Philadelphia-based Anthony has been engaged in creative work since 1972. He creates many of his jewels under a microscope, which explains the frequent presence of miniature non-obvious details in this goldsmith’s creations. Paired with sculptural elements, they dominate the designs and become the signature of Anthony Lent. In this interview with the designer, I want to introduce you to his original creations, unconventional techniques and sources of inspiration.
K.P.: Your jewellery is very unique. How would you describe your style?
A.L.: Sculptural, whimsical and narrative. Someone people started calling us ‘luxury with a face,’ which seems to really fit in.
K.P.: Your sculptural jewellery features a variety of face. Sometimes, the interpretation is quite literal.
A.L.: These Shoko drop earrings (see below) feature my student, who asked me to do her life cast. In the past, before digital advertising, I did a lot of commercials and used to do a lot of life cast. Therefore, I had the right tools to make the earrings.
K.P.: What is the process of life casting?
A.L.: You can use medical grade silicone, which is like putty. You smear on your face and get its imprint. This is how I did my student’s face. Then I cast it, reduced the size and put it on my tracing machine. Having taken a real leaf, I made a mould and cast it. Then I placed the casting of the face on it, refined it through various processes. Now we can produce the face in different sizes on various jewels.
K.P.: Tell us about the interesting ring featuring a series of faces?
A.L.: It is the Emotions ring. I thought I invented the face, but then I went to Bali and it turned out to be a Hindu image and you see it in Balinese art, Roman art and ancient Chinese art too. It is a part of those images, which we call ‘collective unconscious’ popular in Mayan art in South America.
K.P.: Where does the eye featured in your jewellery come from?
A.L.: It comes from a face I once sculpted. I then thought of capturing the eye in a piece of jewellery. It is very abstract from one view and from another view, quite literal. I have some mystical connection to this representation of a human feature that is hard to describe. Indeed, there is strong symbolism behind it.
K.P.: Are the lips from the same sculptured face?
A.L.: The Lips ring is another story. It was prompted to design that by a really good friend of mine. He is Catholic and asked me if I had seen a Pope’s ring. Of course I had. They are amazing. So, as the Popes say ‘kiss the ring,’ all I had to do was kiss the ring. That is where the idea for the jewel came about.
K.P.: Many of your designs also feature moon or sun face. Where is that motif from?
A.L.: The motif is inspired by illustrations from a 19th century children’s book. There was a cartoonist in the 20th century, Winsor Mc Cay, who told stories with images by drawing cartoons. He drew a series featuring moons. When I was at art school, he was probably my strongest influence. When Max (Anthony Lent’s son) was a baby, his favourite book was ‘Good Night Moon.’ So, I started drawing moons and made them into jewellery.
K.P.: Suns and moon are just a small part of your sculptural collections…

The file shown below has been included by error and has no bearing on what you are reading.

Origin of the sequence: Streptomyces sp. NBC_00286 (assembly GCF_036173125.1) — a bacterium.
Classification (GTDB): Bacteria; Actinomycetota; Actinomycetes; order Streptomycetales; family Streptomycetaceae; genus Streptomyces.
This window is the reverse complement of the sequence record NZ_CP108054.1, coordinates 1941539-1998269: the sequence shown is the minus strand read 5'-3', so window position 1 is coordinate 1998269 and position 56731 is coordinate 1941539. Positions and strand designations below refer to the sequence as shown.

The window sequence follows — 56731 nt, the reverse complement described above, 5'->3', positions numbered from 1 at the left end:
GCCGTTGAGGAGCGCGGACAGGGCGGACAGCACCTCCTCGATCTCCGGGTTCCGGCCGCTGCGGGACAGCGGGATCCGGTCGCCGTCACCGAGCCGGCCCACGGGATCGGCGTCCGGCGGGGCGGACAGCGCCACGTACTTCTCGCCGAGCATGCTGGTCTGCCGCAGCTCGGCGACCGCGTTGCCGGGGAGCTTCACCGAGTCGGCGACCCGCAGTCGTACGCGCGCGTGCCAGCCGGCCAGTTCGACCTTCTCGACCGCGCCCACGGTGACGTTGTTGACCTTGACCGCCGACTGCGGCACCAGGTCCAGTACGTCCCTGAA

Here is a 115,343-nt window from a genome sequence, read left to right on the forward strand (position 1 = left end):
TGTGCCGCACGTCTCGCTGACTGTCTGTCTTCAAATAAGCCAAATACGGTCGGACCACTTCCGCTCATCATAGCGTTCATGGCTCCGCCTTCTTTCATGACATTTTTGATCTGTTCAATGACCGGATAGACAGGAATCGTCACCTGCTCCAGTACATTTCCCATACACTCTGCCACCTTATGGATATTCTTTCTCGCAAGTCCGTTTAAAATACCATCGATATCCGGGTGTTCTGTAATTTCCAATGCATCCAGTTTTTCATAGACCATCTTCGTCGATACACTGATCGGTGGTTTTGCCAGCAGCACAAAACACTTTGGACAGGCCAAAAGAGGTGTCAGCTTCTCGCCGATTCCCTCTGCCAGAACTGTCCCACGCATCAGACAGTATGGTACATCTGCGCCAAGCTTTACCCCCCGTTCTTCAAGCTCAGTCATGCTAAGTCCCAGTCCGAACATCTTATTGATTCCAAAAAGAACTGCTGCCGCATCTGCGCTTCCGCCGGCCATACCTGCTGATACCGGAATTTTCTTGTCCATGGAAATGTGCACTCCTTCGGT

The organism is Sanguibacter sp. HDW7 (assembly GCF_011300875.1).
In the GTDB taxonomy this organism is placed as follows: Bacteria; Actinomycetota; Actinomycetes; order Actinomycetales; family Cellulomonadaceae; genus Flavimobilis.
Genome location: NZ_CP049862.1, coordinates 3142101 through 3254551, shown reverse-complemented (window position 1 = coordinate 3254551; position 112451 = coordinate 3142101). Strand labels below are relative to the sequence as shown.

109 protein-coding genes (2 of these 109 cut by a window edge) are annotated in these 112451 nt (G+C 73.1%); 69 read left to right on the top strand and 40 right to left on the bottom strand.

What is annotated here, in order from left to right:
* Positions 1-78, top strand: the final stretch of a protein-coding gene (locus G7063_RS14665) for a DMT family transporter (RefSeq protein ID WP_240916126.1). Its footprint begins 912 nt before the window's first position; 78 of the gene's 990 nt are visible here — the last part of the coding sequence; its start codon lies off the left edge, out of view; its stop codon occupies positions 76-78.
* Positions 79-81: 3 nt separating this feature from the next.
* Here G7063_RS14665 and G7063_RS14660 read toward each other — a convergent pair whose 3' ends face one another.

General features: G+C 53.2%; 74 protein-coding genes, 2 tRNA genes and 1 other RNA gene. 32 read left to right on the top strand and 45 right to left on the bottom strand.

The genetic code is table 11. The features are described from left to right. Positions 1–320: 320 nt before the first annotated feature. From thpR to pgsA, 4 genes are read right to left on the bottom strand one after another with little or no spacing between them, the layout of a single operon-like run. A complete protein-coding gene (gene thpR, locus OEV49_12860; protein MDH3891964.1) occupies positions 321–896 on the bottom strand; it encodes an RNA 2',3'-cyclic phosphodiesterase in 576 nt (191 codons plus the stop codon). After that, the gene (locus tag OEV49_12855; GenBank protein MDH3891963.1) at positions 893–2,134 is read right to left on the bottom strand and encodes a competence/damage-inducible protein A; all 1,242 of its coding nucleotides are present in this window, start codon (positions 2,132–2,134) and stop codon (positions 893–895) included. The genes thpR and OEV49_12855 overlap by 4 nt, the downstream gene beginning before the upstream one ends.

A.L.: Yes, they are. I have a science fiction group. I have rockets, satellites and a comet in development, which will be another collection. We have also introduced watches for the very first time at Couture. In fact, my favourite watch of all time was the first watch I got – an Accutron. It was an early electro-mechanical watch (early 1960s). It’s what my dad got me for my high school graduation. I made quartz watches 20 years ago and I always loved the Accutron. One of my friends is my key collaborator and he said, ‘Let’s do a pocket watch together.’ We did a pocket watch based on the moon face (on the left). The result is a timepiece with a sundial in silver and Breguet style hands. It features an iconic movement that I’m really excited about.
K.P.: I noticed that you use matte finish for your jewellery. Is it done to highlight the details?
A.L.: Precisely. If the surface is shiny, we cannot see the miniature sculptural elements well. Details have an element of intimacy. By making jewellery, I touch every client. And it is a private relationship; it is much more than just selling someone a piece of jewellery.
K.P.: I believe matte finish gives a vintage feel to some of your pieces.
A.L.: I agree. The ‘One Hand Band’ ring features a hand with a rose-cut diamond and sapphire. It is classic and looks like it could have been made in 1800. When I started making this ring, I did the setting in New York, where I do most of my settings. A Russian jeweller asked me if the ring was done a hundred years ago. He did not believe me when I said it was a piece that I just made.
K.P.: Do you prefer a vintage feel for your jewels? Do you consider current trends at all?
A.L.: David does. D.L: Our strength is being unique. We can edge towards trendy by doing ear crawlers, but we do not interpret trends much in our jewellery by changing and adapting it too often.
K.P.: David, how did you get into the family business?
D.L: I was graduating from school and planned on studying law. My girlfriend wanted a piece of jewellery and my father said he would make one, only if I sat, watched and directed. Thereon, I kind of fell in love with the process and started working with my father. I felt that we could make a business out of it. Earlier, my father had been serving design galleries and private clients. Four years ago, my brother, Max, and I developed our business into a brand, which now sells at multiple stores.
Big thank you to Lordale Benosa who photographed the jewellery.